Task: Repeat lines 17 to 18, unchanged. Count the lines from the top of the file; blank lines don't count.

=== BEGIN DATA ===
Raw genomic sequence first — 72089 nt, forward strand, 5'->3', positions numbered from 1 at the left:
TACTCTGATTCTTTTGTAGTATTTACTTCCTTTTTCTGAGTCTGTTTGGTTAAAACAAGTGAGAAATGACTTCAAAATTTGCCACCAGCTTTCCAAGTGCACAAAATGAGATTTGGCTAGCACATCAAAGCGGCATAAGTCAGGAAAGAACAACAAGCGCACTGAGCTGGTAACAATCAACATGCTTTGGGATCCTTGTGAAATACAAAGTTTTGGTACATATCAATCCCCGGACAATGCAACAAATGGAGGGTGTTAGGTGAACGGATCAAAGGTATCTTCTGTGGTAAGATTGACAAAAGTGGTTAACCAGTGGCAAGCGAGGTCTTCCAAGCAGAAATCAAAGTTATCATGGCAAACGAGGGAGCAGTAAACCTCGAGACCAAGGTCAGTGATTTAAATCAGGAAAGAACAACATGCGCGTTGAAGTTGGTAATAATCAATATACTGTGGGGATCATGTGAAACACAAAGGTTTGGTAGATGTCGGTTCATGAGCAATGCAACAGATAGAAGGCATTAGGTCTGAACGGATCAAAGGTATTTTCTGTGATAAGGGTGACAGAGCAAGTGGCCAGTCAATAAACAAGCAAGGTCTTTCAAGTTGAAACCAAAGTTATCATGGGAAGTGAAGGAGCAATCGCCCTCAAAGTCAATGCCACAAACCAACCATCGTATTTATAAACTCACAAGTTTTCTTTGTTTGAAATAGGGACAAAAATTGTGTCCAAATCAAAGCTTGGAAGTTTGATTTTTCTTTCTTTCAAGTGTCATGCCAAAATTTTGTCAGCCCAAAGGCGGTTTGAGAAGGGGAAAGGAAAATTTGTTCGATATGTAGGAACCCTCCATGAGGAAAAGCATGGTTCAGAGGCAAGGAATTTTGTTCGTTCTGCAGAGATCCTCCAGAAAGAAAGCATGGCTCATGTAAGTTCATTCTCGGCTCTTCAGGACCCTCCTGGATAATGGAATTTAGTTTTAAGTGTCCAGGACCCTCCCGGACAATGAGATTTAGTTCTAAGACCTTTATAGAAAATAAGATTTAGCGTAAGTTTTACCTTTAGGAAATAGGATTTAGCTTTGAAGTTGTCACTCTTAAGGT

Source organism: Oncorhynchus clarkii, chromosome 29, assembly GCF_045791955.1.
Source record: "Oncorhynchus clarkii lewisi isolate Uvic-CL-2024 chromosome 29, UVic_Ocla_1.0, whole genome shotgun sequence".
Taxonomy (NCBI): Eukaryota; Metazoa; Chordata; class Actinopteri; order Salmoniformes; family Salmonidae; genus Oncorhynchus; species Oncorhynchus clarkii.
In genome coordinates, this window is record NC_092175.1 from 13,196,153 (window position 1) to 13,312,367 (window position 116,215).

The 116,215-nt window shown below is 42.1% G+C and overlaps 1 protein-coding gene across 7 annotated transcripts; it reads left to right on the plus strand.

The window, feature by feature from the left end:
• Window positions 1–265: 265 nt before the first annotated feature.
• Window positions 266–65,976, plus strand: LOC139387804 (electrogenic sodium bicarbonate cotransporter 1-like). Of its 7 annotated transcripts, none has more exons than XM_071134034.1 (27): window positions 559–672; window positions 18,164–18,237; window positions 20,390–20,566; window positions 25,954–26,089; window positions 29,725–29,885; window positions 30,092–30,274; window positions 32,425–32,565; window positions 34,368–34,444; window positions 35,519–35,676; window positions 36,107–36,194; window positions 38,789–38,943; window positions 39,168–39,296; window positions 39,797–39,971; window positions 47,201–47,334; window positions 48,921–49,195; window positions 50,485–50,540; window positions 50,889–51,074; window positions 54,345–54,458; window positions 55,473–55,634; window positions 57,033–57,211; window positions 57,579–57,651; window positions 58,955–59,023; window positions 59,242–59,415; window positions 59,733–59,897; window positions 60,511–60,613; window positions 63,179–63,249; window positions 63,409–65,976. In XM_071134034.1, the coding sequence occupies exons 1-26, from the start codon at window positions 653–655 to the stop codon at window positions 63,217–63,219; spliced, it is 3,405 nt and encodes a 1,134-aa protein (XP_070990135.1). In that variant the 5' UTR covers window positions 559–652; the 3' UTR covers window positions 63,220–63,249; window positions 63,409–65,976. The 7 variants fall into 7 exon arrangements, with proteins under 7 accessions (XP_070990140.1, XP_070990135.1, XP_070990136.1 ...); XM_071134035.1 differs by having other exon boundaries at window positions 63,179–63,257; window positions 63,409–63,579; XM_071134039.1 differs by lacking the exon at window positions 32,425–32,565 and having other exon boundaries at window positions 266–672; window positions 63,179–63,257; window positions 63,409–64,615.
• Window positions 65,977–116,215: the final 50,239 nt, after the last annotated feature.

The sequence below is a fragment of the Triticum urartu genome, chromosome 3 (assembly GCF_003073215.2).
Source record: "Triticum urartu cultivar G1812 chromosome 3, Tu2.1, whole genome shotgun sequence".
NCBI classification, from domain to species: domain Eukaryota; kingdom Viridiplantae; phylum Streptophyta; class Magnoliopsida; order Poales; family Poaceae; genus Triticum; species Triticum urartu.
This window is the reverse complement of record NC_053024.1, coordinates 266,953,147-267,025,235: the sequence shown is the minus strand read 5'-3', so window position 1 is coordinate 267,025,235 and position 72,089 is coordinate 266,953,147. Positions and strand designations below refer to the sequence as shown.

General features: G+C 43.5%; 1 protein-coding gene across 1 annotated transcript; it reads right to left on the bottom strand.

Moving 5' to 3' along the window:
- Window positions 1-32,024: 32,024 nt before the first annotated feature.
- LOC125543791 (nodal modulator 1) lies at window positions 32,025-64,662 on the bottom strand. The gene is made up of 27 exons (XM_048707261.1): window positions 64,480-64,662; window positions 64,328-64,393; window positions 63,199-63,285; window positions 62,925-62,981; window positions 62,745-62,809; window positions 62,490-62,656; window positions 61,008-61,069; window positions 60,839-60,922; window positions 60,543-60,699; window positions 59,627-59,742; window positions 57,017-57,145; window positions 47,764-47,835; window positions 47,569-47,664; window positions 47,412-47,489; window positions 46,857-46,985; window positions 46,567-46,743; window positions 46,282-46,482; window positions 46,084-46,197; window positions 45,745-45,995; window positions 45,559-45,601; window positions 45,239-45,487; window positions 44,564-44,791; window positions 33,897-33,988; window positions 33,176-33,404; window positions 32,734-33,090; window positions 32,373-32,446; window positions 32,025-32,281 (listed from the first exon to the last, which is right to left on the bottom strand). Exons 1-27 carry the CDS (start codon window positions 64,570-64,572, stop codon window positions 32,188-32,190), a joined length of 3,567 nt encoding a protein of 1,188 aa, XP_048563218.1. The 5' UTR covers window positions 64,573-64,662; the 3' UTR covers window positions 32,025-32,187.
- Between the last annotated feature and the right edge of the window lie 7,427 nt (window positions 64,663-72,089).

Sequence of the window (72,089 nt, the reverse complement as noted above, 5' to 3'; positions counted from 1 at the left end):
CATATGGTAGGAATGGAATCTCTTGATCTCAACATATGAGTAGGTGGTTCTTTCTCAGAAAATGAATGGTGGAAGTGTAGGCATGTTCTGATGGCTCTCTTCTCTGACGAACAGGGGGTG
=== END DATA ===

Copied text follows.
Moving 5' to 3' along the window:
- Window positions 1-32,024: 32,024 nt before the first annotated feature.